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California Reports First Case Of Community-Acquired Coronavirus, Schools Work To Educate Families

LOS ANGELES (CBSLA) — An assistant professor at University of California Davis, posted to Twitter Wednesday about a confirmed case of coronavirus that appeared to be community acquired — the first in the nation.

The Centers for Disease Control and Prevention identified the patient as a resident of Solano County who was now hospitalized in Sacramento for treatment. The CDC said the person did not travel and was not knowingly exposed to anyone who was infected.

"We only have this one confirmed case of community transmission, but it suggest we don't know where it came from so the person who exposed them probably exposed others," Dr. Dean Blumberg, of UC Davis Health, said. "So there's probably other cases out there in the community that we do not know about."

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That test was done on Sunday, and it took several days for the patient to get back results since the only place to get the test done is in Atlanta, Georgia.

"The CDC distributed test kits to all the local health departments," a CDC spokesperson said. "There was a problem with that kit, and so we are still waiting for new kits to be distributed."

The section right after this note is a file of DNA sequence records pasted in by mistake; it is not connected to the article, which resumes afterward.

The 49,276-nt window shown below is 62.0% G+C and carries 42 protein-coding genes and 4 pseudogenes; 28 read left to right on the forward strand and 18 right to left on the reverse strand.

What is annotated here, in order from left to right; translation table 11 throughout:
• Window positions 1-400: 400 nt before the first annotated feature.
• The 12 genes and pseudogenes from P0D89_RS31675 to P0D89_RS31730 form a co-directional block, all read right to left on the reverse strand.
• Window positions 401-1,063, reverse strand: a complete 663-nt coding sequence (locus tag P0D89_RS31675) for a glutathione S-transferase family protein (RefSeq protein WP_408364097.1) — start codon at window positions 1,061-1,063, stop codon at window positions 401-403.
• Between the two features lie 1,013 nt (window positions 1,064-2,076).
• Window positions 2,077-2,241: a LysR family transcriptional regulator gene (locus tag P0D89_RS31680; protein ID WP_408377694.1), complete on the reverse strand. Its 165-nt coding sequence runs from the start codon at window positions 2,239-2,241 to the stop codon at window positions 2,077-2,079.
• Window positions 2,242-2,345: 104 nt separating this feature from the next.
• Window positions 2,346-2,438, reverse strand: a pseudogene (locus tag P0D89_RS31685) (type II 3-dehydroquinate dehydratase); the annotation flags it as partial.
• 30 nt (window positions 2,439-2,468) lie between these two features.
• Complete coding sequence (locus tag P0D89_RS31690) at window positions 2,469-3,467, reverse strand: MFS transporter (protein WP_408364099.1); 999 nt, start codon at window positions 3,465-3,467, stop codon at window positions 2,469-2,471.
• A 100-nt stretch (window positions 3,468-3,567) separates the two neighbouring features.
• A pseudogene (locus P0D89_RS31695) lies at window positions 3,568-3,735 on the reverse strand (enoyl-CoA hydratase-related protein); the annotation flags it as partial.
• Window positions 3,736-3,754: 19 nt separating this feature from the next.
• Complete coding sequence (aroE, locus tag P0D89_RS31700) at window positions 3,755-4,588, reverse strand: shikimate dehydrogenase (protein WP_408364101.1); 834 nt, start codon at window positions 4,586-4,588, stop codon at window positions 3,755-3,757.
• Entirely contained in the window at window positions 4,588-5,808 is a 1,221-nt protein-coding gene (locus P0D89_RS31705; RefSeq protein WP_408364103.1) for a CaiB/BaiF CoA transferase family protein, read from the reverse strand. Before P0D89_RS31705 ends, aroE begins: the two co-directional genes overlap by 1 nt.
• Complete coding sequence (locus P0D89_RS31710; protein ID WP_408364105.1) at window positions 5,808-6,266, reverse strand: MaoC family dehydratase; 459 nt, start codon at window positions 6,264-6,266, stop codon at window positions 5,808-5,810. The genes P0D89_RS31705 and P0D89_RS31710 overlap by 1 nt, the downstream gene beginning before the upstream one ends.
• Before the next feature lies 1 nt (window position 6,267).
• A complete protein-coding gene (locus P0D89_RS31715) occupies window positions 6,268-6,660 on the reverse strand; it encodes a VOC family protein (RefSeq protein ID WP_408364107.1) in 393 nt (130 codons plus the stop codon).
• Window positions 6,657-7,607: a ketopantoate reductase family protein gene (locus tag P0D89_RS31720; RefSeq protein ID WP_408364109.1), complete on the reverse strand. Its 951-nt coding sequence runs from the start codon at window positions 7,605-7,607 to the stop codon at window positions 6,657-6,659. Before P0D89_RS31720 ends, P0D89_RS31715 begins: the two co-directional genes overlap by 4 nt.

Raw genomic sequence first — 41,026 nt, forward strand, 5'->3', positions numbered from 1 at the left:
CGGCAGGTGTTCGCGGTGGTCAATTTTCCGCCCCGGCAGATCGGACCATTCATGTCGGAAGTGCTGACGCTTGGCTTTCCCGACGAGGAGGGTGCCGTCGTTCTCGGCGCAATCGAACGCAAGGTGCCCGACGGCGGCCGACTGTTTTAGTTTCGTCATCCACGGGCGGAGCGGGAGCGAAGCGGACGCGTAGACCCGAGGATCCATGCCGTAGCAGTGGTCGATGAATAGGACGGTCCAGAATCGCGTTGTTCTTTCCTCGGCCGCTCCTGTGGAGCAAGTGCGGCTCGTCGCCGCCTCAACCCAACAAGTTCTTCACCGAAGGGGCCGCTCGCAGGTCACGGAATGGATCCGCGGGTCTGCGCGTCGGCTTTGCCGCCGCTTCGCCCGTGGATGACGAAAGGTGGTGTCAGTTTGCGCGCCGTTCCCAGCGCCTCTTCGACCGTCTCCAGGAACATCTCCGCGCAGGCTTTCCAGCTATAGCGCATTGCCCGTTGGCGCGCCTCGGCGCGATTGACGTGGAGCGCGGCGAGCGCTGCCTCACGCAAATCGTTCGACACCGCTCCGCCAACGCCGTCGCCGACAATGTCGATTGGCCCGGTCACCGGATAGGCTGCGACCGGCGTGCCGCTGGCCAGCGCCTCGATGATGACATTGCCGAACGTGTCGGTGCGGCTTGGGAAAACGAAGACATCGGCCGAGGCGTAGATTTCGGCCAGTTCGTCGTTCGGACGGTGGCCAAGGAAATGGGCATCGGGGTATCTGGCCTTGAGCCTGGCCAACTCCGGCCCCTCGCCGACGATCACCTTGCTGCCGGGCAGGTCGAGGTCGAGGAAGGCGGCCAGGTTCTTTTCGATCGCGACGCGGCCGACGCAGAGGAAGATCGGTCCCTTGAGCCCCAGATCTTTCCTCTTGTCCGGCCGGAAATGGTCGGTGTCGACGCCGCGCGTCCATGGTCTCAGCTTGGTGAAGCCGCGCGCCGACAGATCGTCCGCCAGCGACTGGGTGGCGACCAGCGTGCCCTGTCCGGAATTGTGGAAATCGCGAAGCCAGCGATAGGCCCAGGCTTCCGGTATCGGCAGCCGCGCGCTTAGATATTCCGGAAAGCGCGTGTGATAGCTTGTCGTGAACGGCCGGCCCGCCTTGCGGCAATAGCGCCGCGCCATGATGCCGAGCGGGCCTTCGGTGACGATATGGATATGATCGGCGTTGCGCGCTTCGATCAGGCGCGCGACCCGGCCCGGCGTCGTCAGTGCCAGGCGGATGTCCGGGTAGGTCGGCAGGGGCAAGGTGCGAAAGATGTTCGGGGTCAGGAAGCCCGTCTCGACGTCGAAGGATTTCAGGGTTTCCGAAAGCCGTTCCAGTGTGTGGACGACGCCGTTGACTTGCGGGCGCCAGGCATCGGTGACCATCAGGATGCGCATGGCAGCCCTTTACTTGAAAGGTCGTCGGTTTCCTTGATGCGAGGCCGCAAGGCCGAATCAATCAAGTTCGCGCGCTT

In California, 200 tests have been given, 24 in Los Angeles County.

"It's very frustrating that we don't have a test for this at this point," Dr. Manuel Momjian, lead physician at Urgent Nine and Urgent Care Center in Glendale, said.

He said people have been coming in wanting to get tested for the virus, but there is certain criteria they must meet.

"If you have cold-like symptoms and/or a fever and recent travel from China or around the area of China," Momjian said.

People who have been in contact with known patients with the virus are also able to get tested.

The CDC said it hopes to get tests to local health centers in the coming days. As for those who are concerned they might have contracted the virus, Momjian said to treat it like any other illness and cover your mouth when you cough and wash your hands.

And while school officials in the Southland have faced questions from worried parents in the past few weeks, they wanted to stress that area children are safe.

"We are getting briefed on a regular basis," Dr. Debra Duardo, L.A. County Office Of Education Superintendent, said. "If we do get information for any reason that it's unsafe for children to come to school, we will reach out to parents."

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